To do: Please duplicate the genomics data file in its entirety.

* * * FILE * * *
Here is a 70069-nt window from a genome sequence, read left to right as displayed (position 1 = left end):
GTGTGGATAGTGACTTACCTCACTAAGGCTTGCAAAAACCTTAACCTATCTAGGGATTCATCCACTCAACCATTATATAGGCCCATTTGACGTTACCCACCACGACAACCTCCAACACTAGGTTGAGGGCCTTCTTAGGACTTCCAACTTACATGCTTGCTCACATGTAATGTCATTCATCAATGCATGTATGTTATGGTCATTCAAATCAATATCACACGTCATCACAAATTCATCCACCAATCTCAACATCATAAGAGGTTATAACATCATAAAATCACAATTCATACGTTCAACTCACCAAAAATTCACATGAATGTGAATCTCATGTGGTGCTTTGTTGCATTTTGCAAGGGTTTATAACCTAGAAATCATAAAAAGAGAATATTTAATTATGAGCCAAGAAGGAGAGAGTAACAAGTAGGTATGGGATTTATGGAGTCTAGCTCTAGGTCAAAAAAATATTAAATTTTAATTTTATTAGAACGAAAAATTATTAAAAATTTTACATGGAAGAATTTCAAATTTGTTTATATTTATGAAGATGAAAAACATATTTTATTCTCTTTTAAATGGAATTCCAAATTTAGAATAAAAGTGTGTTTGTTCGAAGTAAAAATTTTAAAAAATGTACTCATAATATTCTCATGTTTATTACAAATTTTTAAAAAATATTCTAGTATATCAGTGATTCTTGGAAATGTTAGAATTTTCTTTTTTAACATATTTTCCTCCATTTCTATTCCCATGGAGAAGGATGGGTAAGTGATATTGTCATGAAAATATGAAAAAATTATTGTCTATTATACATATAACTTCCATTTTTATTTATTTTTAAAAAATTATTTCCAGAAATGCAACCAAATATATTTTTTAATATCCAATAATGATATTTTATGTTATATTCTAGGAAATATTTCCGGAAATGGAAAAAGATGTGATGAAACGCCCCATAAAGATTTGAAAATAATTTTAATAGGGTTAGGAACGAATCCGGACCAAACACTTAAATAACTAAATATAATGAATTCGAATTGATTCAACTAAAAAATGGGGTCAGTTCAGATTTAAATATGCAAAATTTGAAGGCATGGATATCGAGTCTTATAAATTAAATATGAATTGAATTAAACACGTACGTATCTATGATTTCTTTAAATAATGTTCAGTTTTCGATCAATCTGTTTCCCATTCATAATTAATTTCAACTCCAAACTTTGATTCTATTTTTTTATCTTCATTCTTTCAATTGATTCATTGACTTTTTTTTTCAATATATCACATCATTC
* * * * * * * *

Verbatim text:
Here is a 70069-nt window from a genome sequence, read left to right as displayed (position 1 = left end):
GTGTGGATAGTGACTTACCTCACTAAGGCTTGCAAAAACCTTAACCTATCTAGGGATTCATCCACTCAACCATTATATAGGCCCATTTGACGTTACCCACCACGACAACCTCCAACACTAGGTTGAGGGCCTTCTTAGGACTTCCAACTTACATGCTTGCTCACATGTAATGTCATTCATCAATGCATGTATGTTATGGTCATTCAAATCAATATCACACGTCATCACAAATTCATCCACCAATCTCAACATCATAAGAGGTTATAACATCATAAAATCACAATTCATACGTTCAACTCACCAAAAATTCACATGAATGTGAATCTCATGTGGTGCTTTGTTGCATTTTGCAAGGGTTTATAACCTAGAAATCATAAAAAGAGAATATTTAATTATGAGCCAAGAAGGAGAGAGTAACAAGTAGGTATGGGATTTATGGAGTCTAGCTCTAGGTCAAAAAAATATTAAATTTTAATTTTATTAGAACGAAAAATTATTAAAAATTTTACATGGAAGAATTTCAAATTTGTTTATATTTATGAAGATGAAAAACATATTTTATTCTCTTTTAAATGGAATTCCAAATTTAGAATAAAAGTGTGTTTGTTCGAAGTAAAAATTTTAAAAAATGTACTCATAATATTCTCATGTTTATTACAAATTTTTAAAAAATATTCTAGTATATCAGTGATTCTTGGAAATGTTAGAATTTTCTTTTTTAACATATTTTCCTCCATTTCTATTCCCATGGAGAAGGATGGGTAAGTGATATTGTCATGAAAATATGAAAAAATTATTGTCTATTATACATATAACTTCCATTTTTATTTATTTTTAAAAAATTATTTCCAGAAATGCAACCAAATATATTTTTTAATATCCAATAATGATATTTTATGTTATATTCTAGGAAATATTTCCGGAAATGGAAAAAGATGTGATGAAACGCCCCATAAAGATTTGAAAATAATTTTAATAGGGTTAGGAACGAATCCGGACCAAACACTTAAATAACTAAATATAATGAATTCGAATTGATTCAACTAAAAAATGGGGTCAGTTCAGATTTAAATATGCAAAATTTGAAGGCATGGATATCGAGTCTTATAAATTAAATATGAATTGAATTAAACACGTACGTATCTATGATTTCTTTAAATAATGTTCAGTTTTCGATCAATCTGTTTCCCATTCATAATTAATTTCAACTCCAAACTTTGATTCTATTTTTTTATCTTCATTCTTTCAATTGATTCATTGACTTTTTTTTTCAATATATCACATCATTC